Photography company Getty Images is accusing Google of scraping images from third party websites and encouraging piracy, adding a new wrinkle to the Mountain View, Calif.’s ongoing legal battles in Europe.
In its complaint to the European Union’s antitrust commission, Getty says Google Images, which displays full-screen slideshows of high-resolution copyrighted images, has hurt the stock agency’s licensing business as well as content creators worldwide. Google first introduced the feature in Jan. 2013. Previously, the search engine only displayed tiny thumbnails of images.
In a statement released to TIME ahead of the filing, Getty argues that since image consumption is immediate, “there is little impetus to view the image on the original source site” once it’s seen in high resolution on Google. By making these images available to download, Google has “also promoted piracy, resulting in widespread copyright infringement, turning users into accidental pirates,” Getty claims.
The complaint comes less than a week after the European Union’s antitrust commission charged Google with using unfair practices to promote its own services on Android devices.
“Getty Images represents over 200,000 photojournalists, content creators and artists around the world who rely on us to protect their ability to be compensated for their work,” says Yoko Miyashita, Getty Images’ general counsel. “Google’s behavior is adversely affecting not only our contributors, but the lives and livelihoods of artists around the word, present and future.”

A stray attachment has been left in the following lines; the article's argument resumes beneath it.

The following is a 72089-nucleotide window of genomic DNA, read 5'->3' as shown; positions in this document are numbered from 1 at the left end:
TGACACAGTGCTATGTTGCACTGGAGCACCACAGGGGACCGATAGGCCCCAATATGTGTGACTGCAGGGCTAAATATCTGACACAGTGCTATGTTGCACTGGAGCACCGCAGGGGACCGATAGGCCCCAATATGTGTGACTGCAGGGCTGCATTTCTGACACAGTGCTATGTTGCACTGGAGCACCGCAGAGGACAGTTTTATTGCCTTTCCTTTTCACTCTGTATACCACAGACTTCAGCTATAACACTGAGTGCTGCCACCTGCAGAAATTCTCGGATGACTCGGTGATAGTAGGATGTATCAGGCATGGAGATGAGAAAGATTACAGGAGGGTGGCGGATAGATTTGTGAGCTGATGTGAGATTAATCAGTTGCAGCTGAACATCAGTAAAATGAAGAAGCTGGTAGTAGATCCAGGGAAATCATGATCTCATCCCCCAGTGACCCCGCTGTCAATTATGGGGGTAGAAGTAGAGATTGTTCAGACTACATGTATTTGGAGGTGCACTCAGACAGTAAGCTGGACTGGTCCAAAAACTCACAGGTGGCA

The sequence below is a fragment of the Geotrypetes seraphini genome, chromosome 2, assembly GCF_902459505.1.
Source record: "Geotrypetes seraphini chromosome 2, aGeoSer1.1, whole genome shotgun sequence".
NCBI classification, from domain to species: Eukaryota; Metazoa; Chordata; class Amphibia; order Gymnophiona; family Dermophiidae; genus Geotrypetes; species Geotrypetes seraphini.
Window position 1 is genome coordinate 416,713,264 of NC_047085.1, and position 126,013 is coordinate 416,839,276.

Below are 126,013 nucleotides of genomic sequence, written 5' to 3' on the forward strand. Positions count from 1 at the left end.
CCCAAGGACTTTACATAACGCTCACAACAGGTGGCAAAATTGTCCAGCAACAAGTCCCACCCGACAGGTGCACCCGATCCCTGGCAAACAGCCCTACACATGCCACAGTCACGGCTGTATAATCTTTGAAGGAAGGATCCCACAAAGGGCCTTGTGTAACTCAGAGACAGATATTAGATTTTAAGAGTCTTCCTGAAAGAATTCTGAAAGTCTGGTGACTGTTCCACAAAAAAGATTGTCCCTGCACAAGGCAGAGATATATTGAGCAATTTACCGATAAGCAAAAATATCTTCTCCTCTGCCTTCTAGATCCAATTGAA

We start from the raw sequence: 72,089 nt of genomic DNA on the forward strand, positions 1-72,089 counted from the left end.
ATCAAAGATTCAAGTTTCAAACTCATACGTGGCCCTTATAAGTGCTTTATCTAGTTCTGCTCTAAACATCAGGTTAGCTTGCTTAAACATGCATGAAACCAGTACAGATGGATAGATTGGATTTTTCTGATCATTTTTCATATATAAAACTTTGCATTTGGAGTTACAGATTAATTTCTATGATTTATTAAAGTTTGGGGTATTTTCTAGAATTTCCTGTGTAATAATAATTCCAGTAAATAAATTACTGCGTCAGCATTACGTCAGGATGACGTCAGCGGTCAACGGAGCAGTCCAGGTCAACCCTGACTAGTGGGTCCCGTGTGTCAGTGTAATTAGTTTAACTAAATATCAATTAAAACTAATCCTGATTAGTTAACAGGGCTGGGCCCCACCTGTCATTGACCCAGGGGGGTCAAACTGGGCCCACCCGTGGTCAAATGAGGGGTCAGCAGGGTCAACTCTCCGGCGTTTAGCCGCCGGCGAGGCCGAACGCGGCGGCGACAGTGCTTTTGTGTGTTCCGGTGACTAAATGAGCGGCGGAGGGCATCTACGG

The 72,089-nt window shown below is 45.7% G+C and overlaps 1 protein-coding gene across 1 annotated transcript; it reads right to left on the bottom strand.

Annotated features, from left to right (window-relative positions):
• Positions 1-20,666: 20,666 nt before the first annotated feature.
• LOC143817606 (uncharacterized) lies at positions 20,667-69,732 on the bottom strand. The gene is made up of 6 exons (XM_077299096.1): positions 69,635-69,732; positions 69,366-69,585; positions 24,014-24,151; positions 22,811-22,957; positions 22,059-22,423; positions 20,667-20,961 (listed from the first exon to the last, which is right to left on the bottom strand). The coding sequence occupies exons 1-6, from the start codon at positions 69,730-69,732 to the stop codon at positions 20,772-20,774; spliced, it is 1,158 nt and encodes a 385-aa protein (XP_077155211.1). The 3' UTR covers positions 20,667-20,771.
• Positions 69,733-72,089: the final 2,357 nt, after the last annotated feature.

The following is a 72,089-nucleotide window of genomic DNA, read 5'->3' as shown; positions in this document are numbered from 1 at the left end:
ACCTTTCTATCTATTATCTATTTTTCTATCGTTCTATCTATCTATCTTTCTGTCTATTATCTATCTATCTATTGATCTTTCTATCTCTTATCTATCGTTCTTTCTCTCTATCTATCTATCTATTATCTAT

Miyashita claims Google is siphoning traffic and profits from photographers as a result of its practices. Getty is asking the European Commission and other regulators around the world to scrutinize these practices. “We want [Google] to go back to search functioning as search,” she tells TIME, “and not search functioning as a substitute of publishers.”
Getty’s complaint comes after what it says are three years of fruitless discussions with the search engine company. “Google’s proposed solution [was to] accept its presentation of images, or opt-out of image search,” Miyashita says.
In an open letter, Miyashita is also inviting photographers to join Getty’s case by writing to their respective regulators. “I don’t think we’re alone,” adds Miyashita. “It affects the entire image industry.”